Polydisciplinary Perspectives on Peer Practices, III

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In my last post, I talked about the oral workshop in the creative writing classroom, drawing from my conversations with my colleagues in creative writing here at FAU, Papatya Bucak and Becka McKay.  But both of them also use an out-of-class written critique to complement the oral workshop.  In this post, I want to share some insights about that element of peer critique in creative writing.


The first thing that strikes me about Becka and Papatya’s instructions on commenting is the level of personal investment, something I struggle to ignite in the FYC classroom (a topic that I will discuss in detail in the next post).  Given that struggle I took special note of the small ways in which both of them encourage students to care about each other’s writing.


For example, both Becka and Papatya ask students to sign their written comments, a practice I’ve never tried in the writing classroom and one that I think I will, as it makes the process more personal and conversational between the students.  Asking students to sign feels like a small move, but I am betting it will reap some interesting rewards in the FYC classroom, particularly in terms of investment when it comes to both writing and commenting on writing.


Another practice I noticed in the handouts they give students is a direct encouragement to students to not only do their best, but also to be their best.  In referencing commenting on manuscripts, Becka’s handout states: “I am always very disappointed when students do very little commenting on each other’s poems. Be the person who does better.”  Papatya’s handout does something similar: “Don’t be the person who hands the writer an unmarked manuscript.”  Implicit in these evocations to be better is not only an invitation to be the best student / person / commenter but an understanding that students can be the best student / person / commenter.  It’s an affirmation of the students’ potential that I think I might find useful in the FYC classroom.


Both also use what I might consider a “sandwich” type approach; I use something similar when I comment on papers and I often incorporate it into many of my peer revision worksheets.  This much, at least, we share across our disciplines.  The “sandwich” in their handouts consists of praise or neutral comments first then subjective comments second; my “sandwiches” are similar, consisting of praise and then critique and then a final slice of praise. Becka’s handout also makes clear why we use this order: “the neutral comments should come first and the criticism should come last—writers receive information better that way.”  Papatya adds a great insight that I think I will incorporate: “Since we are reading in-progress manuscripts, they should be treated as such—that means delicately and respectfully, but also critically.”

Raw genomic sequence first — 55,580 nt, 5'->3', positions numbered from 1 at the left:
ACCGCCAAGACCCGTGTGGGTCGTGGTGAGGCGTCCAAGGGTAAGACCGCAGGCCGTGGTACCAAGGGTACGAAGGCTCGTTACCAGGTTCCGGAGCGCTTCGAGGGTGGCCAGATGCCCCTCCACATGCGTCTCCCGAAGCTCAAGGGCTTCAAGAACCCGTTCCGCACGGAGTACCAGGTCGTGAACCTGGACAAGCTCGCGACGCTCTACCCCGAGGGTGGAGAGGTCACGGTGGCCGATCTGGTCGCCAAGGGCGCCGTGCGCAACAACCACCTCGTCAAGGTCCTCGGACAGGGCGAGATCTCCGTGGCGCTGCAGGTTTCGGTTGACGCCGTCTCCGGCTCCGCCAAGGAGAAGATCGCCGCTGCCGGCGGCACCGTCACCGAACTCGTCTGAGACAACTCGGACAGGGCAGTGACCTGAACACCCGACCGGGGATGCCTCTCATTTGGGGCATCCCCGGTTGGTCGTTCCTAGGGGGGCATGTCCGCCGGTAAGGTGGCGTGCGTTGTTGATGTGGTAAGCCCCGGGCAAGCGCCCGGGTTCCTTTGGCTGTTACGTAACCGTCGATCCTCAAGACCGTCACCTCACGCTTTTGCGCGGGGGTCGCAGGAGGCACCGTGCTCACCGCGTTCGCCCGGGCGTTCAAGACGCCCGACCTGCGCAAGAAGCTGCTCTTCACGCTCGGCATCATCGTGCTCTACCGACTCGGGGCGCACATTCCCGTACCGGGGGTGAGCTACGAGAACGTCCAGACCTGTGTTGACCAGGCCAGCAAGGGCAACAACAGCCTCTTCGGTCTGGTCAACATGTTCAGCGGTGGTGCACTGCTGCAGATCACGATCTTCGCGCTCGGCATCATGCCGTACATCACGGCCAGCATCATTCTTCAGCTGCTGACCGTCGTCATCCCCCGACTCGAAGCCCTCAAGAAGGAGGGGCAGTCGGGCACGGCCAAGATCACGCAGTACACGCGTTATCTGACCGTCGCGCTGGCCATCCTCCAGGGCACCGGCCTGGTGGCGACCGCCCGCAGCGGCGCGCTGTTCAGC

It’s wonderful to see these common elements of peer commenting across disciplines and also to see the small moves both of my colleagues make to remind students that they are capable of great commenting, and thus also expected to provide great commenting.  Both of them read student comments to hold them accountable and to offer feedback on commenting, a practice I often do as well.


I love one instruction that Becka included, which I will definitely steal: “It’s fun to read other people’s writing.  Don’t forget that.” Indeed.  I am delighted to remind students that even FYC can be fun.  And I shall duly so so.


In the next post, I will turn to some of the challenges I discussed with my colleagues but, in the meantime, if you have insights to share on what I’ve posted here, comment away!

About the Author
Barclay Barrios is an Associate Professor of English and Director of Writing Programs at Florida Atlantic University, where he teaches freshman composition and graduate courses in composition methodology and theory, rhetorics of the world wide web, and composing digital identities. He was Director of Instructional Technology at Rutgers University and currently serves on the board of Pedagogy. Barrios is a frequent presenter at professional conferences, and the author of Emerging.